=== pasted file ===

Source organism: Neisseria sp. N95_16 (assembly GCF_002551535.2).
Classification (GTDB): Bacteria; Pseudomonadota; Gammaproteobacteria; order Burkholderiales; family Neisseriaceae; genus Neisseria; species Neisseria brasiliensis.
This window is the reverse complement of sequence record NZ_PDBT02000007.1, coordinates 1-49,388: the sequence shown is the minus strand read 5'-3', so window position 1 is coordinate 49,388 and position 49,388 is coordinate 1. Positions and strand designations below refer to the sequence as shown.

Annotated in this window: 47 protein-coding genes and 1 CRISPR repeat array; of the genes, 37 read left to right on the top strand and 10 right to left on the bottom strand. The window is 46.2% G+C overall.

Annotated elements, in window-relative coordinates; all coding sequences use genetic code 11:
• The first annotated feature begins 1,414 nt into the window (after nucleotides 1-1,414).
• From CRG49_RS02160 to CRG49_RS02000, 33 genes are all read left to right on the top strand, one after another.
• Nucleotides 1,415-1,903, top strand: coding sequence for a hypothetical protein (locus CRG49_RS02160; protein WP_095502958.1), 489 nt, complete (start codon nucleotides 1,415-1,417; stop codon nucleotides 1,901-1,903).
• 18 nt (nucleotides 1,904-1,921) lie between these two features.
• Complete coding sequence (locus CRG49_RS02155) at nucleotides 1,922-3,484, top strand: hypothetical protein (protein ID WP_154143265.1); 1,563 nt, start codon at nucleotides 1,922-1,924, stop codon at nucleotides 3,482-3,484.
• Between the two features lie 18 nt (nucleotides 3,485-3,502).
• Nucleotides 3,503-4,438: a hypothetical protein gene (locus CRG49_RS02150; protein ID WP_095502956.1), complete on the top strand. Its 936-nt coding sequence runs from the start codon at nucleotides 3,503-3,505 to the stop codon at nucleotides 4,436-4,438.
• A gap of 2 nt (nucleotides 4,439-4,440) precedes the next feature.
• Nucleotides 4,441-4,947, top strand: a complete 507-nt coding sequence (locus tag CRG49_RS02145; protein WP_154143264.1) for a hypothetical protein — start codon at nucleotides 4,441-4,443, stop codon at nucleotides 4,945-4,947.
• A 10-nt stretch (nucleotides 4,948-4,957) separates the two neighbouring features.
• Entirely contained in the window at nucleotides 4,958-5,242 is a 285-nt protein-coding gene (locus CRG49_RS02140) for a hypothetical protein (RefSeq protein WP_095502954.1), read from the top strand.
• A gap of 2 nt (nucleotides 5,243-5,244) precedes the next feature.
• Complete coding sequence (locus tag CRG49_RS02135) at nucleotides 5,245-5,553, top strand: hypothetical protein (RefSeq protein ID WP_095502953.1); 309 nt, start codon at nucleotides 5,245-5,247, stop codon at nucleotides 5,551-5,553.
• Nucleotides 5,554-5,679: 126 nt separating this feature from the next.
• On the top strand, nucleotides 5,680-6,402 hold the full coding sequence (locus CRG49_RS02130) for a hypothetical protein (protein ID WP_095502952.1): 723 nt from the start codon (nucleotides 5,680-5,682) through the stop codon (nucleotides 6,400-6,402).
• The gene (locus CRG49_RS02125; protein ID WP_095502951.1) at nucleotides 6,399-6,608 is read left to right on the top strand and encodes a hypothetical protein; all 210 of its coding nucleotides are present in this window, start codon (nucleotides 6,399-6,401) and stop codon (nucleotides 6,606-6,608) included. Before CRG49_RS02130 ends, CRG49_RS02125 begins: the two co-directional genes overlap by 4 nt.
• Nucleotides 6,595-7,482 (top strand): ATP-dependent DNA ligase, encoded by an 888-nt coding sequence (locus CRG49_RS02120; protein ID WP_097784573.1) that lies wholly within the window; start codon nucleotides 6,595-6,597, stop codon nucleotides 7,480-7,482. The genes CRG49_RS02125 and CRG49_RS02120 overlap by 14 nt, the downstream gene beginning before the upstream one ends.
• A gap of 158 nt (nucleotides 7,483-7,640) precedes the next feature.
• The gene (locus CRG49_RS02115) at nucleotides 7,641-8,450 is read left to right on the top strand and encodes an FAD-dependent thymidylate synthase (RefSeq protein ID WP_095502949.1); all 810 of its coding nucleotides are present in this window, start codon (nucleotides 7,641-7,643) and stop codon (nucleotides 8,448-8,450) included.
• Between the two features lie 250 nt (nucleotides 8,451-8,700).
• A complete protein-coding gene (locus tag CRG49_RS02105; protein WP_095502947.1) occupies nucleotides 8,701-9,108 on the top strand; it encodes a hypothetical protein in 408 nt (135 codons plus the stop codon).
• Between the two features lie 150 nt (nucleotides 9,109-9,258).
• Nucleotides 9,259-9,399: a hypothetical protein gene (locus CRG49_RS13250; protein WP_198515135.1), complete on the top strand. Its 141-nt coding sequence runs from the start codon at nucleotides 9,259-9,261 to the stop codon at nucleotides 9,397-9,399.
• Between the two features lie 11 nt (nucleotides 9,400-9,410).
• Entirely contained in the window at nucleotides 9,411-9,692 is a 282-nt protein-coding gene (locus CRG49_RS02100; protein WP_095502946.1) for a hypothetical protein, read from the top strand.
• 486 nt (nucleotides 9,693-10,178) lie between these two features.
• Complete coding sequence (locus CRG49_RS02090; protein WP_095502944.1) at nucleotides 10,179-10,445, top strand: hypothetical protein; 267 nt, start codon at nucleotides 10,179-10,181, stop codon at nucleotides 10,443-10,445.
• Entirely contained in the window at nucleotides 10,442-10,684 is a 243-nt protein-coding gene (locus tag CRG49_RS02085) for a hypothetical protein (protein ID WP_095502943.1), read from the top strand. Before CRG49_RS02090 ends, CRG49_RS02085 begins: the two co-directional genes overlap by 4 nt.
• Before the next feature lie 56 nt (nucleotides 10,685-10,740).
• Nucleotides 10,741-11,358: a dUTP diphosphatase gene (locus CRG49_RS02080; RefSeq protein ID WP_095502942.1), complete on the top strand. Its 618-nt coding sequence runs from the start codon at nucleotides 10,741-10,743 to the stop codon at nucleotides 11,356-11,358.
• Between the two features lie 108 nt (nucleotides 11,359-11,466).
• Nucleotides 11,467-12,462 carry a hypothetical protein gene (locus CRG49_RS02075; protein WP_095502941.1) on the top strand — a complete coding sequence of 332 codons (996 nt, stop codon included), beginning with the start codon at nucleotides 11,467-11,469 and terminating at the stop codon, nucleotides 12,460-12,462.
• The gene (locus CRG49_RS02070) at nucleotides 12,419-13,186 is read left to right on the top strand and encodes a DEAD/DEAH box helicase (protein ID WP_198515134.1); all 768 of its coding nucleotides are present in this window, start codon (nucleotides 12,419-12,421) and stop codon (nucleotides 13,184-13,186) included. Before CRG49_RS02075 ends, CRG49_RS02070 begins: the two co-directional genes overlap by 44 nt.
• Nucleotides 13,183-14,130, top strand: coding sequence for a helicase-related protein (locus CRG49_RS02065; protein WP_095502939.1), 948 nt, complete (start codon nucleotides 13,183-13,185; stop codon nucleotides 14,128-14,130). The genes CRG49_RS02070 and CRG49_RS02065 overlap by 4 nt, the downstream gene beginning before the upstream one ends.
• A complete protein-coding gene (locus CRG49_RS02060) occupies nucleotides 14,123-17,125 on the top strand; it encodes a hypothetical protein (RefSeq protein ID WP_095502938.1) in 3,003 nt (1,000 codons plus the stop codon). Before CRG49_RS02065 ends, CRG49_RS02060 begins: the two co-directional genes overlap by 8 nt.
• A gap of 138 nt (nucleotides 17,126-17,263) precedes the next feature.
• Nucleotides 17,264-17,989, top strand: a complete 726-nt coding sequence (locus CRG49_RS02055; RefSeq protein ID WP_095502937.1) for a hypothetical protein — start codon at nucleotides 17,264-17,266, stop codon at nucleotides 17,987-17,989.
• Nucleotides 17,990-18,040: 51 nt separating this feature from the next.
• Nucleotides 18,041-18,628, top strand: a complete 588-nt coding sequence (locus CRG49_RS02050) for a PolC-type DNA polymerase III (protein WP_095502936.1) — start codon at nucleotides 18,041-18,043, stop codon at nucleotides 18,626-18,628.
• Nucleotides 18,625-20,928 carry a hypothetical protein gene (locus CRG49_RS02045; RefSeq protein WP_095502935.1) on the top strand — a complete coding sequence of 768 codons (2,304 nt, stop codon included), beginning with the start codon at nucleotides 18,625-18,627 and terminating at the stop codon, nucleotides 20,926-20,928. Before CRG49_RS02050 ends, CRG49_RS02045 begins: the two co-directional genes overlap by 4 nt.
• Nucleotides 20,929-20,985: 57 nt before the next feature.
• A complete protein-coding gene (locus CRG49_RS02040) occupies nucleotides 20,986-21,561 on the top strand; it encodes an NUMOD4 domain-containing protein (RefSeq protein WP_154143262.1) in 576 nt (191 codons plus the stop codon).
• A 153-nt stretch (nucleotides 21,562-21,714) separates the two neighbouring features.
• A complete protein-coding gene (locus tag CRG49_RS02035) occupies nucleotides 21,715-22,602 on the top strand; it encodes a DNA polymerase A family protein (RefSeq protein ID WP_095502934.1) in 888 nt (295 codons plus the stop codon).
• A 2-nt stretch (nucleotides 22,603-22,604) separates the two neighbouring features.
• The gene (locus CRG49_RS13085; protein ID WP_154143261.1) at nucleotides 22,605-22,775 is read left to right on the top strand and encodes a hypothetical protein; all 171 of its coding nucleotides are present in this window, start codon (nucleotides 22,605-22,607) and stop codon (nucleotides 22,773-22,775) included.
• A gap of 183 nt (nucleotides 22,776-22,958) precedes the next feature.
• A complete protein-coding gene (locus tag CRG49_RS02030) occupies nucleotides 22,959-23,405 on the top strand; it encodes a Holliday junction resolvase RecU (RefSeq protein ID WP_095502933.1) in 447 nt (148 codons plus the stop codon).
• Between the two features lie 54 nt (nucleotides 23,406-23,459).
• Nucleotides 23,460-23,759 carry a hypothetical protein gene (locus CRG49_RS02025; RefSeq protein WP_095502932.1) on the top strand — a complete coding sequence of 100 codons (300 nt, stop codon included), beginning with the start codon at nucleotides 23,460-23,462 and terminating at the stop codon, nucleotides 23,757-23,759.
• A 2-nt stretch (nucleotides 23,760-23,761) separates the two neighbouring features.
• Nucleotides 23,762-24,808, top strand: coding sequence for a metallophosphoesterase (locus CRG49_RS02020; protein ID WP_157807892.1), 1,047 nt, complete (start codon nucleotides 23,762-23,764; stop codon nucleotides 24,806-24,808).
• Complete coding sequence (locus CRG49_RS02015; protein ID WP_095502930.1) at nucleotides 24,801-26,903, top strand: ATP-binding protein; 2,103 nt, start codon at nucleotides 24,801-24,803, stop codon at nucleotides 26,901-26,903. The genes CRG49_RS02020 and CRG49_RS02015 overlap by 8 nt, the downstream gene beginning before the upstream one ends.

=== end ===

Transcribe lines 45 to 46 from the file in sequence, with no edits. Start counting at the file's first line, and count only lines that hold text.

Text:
• Nucleotides 18,625-20,928 carry a hypothetical protein gene (locus CRG49_RS02045; RefSeq protein WP_095502935.1) on the top strand — a complete coding sequence of 768 codons (2,304 nt, stop codon included), beginning with the start codon at nucleotides 18,625-18,627 and terminating at the stop codon, nucleotides 20,926-20,928. Before CRG49_RS02050 ends, CRG49_RS02045 begins: the two co-directional genes overlap by 4 nt.
• Nucleotides 20,929-20,985: 57 nt before the next feature.